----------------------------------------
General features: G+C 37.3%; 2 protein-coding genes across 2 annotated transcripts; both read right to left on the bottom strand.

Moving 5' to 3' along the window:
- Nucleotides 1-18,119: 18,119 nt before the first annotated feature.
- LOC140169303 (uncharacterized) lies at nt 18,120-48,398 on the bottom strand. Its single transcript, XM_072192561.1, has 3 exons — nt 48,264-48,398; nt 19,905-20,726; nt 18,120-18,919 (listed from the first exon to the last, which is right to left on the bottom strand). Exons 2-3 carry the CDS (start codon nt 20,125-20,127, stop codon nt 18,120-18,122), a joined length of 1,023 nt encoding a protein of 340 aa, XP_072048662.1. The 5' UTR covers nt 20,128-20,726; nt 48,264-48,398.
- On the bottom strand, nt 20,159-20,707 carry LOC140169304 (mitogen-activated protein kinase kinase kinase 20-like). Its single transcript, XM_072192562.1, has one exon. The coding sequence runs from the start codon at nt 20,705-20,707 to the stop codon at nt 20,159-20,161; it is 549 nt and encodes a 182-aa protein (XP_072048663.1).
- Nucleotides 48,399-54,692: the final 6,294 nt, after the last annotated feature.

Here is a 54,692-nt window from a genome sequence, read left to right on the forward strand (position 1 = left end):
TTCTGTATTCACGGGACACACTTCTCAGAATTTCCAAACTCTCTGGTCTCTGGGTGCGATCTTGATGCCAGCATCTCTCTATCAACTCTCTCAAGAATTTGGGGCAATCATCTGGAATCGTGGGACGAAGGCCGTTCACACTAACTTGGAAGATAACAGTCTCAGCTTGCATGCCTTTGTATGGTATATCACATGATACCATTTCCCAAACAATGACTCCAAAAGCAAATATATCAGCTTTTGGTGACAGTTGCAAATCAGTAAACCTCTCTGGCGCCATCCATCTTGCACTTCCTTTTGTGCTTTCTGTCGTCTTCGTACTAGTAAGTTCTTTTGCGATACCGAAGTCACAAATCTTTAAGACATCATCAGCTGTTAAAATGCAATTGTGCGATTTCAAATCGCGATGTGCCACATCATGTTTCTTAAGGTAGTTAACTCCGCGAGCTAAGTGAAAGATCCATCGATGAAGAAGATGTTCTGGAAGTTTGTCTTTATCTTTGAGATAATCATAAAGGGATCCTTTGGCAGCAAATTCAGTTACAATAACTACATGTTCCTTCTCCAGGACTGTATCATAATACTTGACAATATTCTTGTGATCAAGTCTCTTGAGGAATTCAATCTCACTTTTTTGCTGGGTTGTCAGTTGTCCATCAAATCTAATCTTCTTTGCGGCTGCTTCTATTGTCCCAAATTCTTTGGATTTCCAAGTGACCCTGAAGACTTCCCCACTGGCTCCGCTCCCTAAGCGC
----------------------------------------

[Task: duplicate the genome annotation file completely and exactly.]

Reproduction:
General features: G+C 37.3%; 2 protein-coding genes across 2 annotated transcripts; both read right to left on the bottom strand.

Moving 5' to 3' along the window:
- Nucleotides 1-18,119: 18,119 nt before the first annotated feature.
- LOC140169303 (uncharacterized) lies at nt 18,120-48,398 on the bottom strand. Its single transcript, XM_072192561.1, has 3 exons — nt 48,264-48,398; nt 19,905-20,726; nt 18,120-18,919 (listed from the first exon to the last, which is right to left on the bottom strand). Exons 2-3 carry the CDS (start codon nt 20,125-20,127, stop codon nt 18,120-18,122), a joined length of 1,023 nt encoding a protein of 340 aa, XP_072048662.1. The 5' UTR covers nt 20,128-20,726; nt 48,264-48,398.
- On the bottom strand, nt 20,159-20,707 carry LOC140169304 (mitogen-activated protein kinase kinase kinase 20-like). Its single transcript, XM_072192562.1, has one exon. The coding sequence runs from the start codon at nt 20,705-20,707 to the stop codon at nt 20,159-20,161; it is 549 nt and encodes a 182-aa protein (XP_072048663.1).
- Nucleotides 48,399-54,692: the final 6,294 nt, after the last annotated feature.

Here is a 54,692-nt window from a genome sequence, read left to right on the forward strand (position 1 = left end):
TTCTGTATTCACGGGACACACTTCTCAGAATTTCCAAACTCTCTGGTCTCTGGGTGCGATCTTGATGCCAGCATCTCTCTATCAACTCTCTCAAGAATTTGGGGCAATCATCTGGAATCGTGGGACGAAGGCCGTTCACACTAACTTGGAAGATAACAGTCTCAGCTTGCATGCCTTTGTATGGTATATCACATGATACCATTTCCCAAACAATGACTCCAAAAGCAAATATATCAGCTTTTGGTGACAGTTGCAAATCAGTAAACCTCTCTGGCGCCATCCATCTTGCACTTCCTTTTGTGCTTTCTGTCGTCTTCGTACTAGTAAGTTCTTTTGCGATACCGAAGTCACAAATCTTTAAGACATCATCAGCTGTTAAAATGCAATTGTGCGATTTCAAATCGCGATGTGCCACATCATGTTTCTTAAGGTAGTTAACTCCGCGAGCTAAGTGAAAGATCCATCGATGAAGAAGATGTTCTGGAAGTTTGTCTTTATCTTTGAGATAATCATAAAGGGATCCTTTGGCAGCAAATTCAGTTACAATAACTACATGTTCCTTCTCCAGGACTGTATCATAATACTTGACAATATTCTTGTGATCAAGTCTCTTGAGGAATTCAATCTCACTTTTTTGCTGGGTTGTCAGTTGTCCATCAAATCTAATCTTCTTTGCGGCTGCTTCTATTGTCCCAAATTCTTTGGATTTCCAAGTGACCCTGAAGACTTCCCCACTGGCTCCGCTCCCTAAGCGC